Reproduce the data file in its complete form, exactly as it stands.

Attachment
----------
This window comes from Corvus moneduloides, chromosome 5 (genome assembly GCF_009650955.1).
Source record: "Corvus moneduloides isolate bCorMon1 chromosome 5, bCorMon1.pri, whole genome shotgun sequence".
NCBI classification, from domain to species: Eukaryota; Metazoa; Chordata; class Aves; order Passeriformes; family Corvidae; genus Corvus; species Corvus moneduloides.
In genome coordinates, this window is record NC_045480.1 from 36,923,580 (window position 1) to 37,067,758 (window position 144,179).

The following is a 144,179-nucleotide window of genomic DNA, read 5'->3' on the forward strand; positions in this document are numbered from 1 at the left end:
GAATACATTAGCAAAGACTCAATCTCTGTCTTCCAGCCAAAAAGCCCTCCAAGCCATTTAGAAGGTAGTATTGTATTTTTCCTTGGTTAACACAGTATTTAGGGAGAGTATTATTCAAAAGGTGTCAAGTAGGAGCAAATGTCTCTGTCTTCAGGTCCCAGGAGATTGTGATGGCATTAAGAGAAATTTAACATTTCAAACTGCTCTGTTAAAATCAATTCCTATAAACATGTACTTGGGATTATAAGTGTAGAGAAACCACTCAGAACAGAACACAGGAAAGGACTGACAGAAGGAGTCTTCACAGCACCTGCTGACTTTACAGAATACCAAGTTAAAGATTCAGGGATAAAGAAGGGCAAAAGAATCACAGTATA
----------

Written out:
This window comes from Corvus moneduloides, chromosome 5 (genome assembly GCF_009650955.1).
Source record: "Corvus moneduloides isolate bCorMon1 chromosome 5, bCorMon1.pri, whole genome shotgun sequence".
NCBI classification, from domain to species: Eukaryota; Metazoa; Chordata; class Aves; order Passeriformes; family Corvidae; genus Corvus; species Corvus moneduloides.
In genome coordinates, this window is record NC_045480.1 from 36,923,580 (window position 1) to 37,067,758 (window position 144,179).

The following is a 144,179-nucleotide window of genomic DNA, read 5'->3' on the forward strand; positions in this document are numbered from 1 at the left end:
GAATACATTAGCAAAGACTCAATCTCTGTCTTCCAGCCAAAAAGCCCTCCAAGCCATTTAGAAGGTAGTATTGTATTTTTCCTTGGTTAACACAGTATTTAGGGAGAGTATTATTCAAAAGGTGTCAAGTAGGAGCAAATGTCTCTGTCTTCAGGTCCCAGGAGATTGTGATGGCATTAAGAGAAATTTAACATTTCAAACTGCTCTGTTAAAATCAATTCCTATAAACATGTACTTGGGATTATAAGTGTAGAGAAACCACTCAGAACAGAACACAGGAAAGGACTGACAGAAGGAGTCTTCACAGCACCTGCTGACTTTACAGAATACCAAGTTAAAGATTCAGGGATAAAGAAGGGCAAAAGAATCACAGTATA